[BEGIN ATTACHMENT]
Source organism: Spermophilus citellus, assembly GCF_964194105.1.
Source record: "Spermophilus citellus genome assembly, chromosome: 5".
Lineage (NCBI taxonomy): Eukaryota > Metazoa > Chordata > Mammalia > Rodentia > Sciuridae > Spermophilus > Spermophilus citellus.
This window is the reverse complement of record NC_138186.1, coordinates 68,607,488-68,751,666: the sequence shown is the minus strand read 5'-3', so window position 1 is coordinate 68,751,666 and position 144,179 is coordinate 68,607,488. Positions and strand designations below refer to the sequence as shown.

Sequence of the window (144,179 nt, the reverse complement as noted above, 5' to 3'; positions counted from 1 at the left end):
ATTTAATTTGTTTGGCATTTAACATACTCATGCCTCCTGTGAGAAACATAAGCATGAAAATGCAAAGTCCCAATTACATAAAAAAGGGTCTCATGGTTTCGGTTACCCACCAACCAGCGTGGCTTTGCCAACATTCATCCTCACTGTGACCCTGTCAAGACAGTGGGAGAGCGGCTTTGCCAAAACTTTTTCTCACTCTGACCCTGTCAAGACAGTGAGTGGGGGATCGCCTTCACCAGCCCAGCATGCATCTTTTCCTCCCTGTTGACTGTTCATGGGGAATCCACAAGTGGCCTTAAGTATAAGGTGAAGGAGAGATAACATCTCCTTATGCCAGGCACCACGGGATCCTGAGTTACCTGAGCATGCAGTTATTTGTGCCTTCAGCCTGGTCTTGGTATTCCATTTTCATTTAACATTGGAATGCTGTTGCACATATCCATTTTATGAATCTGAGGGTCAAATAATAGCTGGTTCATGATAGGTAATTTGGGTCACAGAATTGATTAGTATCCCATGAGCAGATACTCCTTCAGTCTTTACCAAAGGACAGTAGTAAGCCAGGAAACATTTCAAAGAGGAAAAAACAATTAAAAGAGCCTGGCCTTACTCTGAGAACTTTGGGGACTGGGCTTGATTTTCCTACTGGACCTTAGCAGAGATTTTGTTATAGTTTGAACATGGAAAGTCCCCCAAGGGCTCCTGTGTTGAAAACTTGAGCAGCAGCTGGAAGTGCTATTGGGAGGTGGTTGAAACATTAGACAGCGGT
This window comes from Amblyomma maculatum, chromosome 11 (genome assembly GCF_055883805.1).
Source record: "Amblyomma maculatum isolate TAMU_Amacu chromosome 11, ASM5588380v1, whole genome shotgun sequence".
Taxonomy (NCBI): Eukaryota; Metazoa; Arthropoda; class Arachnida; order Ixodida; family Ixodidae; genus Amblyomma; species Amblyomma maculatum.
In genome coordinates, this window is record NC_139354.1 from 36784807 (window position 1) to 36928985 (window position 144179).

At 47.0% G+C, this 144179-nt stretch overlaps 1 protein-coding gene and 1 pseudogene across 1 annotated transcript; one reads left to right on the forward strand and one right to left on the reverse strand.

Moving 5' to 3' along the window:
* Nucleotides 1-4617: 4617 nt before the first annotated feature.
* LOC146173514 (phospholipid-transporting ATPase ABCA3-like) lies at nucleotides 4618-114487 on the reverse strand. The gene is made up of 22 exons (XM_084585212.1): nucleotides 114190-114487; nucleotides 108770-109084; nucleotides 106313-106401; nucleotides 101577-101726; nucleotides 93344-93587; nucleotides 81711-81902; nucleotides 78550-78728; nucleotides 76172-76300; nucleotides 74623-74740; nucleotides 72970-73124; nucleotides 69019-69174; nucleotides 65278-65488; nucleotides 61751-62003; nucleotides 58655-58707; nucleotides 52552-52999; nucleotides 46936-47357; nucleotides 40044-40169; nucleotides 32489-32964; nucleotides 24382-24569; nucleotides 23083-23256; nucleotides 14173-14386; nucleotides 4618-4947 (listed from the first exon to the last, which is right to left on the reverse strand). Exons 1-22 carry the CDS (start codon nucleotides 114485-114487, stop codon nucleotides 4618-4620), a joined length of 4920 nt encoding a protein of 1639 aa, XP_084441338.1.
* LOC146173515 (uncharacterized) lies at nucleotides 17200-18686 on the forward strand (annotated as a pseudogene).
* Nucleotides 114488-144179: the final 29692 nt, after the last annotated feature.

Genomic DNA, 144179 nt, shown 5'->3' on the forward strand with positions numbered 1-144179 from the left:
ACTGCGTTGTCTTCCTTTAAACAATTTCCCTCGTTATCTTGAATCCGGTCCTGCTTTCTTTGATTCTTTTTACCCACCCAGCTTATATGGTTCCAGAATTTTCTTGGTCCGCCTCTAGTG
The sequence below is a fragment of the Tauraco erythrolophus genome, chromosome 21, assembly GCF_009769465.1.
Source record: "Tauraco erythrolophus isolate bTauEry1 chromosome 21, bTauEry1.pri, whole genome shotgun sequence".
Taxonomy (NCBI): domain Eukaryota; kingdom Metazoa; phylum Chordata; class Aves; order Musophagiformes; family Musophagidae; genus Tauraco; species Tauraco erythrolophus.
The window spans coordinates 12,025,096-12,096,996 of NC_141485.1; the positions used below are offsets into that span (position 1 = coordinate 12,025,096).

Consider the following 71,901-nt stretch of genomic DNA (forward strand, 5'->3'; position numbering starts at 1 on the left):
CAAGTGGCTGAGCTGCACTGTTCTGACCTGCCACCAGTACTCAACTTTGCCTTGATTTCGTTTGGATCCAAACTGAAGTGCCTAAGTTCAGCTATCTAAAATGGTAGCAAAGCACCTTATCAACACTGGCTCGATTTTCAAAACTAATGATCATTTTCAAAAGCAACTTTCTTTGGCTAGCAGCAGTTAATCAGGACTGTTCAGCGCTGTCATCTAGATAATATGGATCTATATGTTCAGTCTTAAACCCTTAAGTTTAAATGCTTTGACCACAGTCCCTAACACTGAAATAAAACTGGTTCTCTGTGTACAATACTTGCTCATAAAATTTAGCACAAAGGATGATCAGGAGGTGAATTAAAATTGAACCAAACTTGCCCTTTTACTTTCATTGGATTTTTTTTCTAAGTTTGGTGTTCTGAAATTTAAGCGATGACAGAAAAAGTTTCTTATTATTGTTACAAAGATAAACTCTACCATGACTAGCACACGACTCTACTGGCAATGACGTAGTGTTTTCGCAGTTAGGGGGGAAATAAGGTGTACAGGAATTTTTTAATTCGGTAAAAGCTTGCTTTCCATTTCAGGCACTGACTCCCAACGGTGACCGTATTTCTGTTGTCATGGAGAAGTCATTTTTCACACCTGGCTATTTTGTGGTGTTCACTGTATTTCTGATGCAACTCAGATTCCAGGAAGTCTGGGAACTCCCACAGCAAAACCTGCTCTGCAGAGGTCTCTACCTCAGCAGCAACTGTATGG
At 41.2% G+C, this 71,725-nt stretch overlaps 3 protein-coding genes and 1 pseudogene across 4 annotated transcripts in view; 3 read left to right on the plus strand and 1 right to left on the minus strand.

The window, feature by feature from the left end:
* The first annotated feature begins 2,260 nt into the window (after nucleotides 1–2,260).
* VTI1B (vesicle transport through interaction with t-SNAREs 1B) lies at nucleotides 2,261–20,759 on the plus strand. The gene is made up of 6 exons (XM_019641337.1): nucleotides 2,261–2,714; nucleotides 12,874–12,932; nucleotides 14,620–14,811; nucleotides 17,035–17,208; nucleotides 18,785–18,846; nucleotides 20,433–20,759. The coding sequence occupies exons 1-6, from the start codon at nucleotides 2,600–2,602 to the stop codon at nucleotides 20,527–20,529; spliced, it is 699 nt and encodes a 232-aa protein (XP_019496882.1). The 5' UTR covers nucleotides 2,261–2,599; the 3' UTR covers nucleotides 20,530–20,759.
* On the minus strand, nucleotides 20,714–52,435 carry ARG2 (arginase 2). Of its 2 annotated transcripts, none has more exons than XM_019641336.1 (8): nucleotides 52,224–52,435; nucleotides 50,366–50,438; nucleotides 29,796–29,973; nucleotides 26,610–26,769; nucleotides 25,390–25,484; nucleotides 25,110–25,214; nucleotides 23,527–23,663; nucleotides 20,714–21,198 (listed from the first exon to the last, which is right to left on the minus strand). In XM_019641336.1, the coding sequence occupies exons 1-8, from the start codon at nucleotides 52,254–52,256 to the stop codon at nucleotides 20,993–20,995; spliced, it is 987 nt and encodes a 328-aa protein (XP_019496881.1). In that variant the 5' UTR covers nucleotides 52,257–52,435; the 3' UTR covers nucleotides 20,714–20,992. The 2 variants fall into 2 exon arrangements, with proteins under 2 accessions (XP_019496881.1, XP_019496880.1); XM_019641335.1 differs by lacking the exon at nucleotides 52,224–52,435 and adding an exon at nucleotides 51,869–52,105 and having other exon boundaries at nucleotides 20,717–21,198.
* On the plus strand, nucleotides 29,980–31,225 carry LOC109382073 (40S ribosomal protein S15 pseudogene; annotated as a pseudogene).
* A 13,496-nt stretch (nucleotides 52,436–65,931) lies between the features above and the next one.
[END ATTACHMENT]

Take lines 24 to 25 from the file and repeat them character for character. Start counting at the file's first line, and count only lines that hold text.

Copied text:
CAAGTGGCTGAGCTGCACTGTTCTGACCTGCCACCAGTACTCAACTTTGCCTTGATTTCGTTTGGATCCAAACTGAAGTGCCTAAGTTCAGCTATCTAAAATGGTAGCAAAGCACCTTATCAACACTGGCTCGATTTTCAAAACTAATGATCATTTTCAAAAGCAACTTTCTTTGGCTAGCAGCAGTTAATCAGGACTGTTCAGCGCTGTCATCTAGATAATATGGATCTATATGTTCAGTCTTAAACCCTTAAGTTTAAATGCTTTGACCACAGTCCCTAACACTGAAATAAAACTGGTTCTCTGTGTACAATACTTGCTCATAAAATTTAGCACAAAGGATGATCAGGAGGTGAATTAAAATTGAACCAAACTTGCCCTTTTACTTTCATTGGATTTTTTTTCTAAGTTTGGTGTTCTGAAATTTAAGCGATGACAGAAAAAGTTTCTTATTATTGTTACAAAGATAAACTCTACCATGACTAGCACACGACTCTACTGGCAATGACGTAGTGTTTTCGCAGTTAGGGGGGAAATAAGGTGTACAGGAATTTTTTAATTCGGTAAAAGCTTGCTTTCCATTTCAGGCACTGACTCCCAACGGTGACCGTATTTCTGTTGTCATGGAGAAGTCATTTTTCACACCTGGCTATTTTGTGGTGTTCACTGTATTTCTGATGCAACTCAGATTCCAGGAAGTCTGGGAACTCCCACAGCAAAACCTGCTCTGCAGAGGTCTCTACCTCAGCAGCAACTGTATGG
At 41.2% G+C, this 71,725-nt stretch overlaps 3 protein-coding genes and 1 pseudogene across 4 annotated transcripts in view; 3 read left to right on the plus strand and 1 right to left on the minus strand.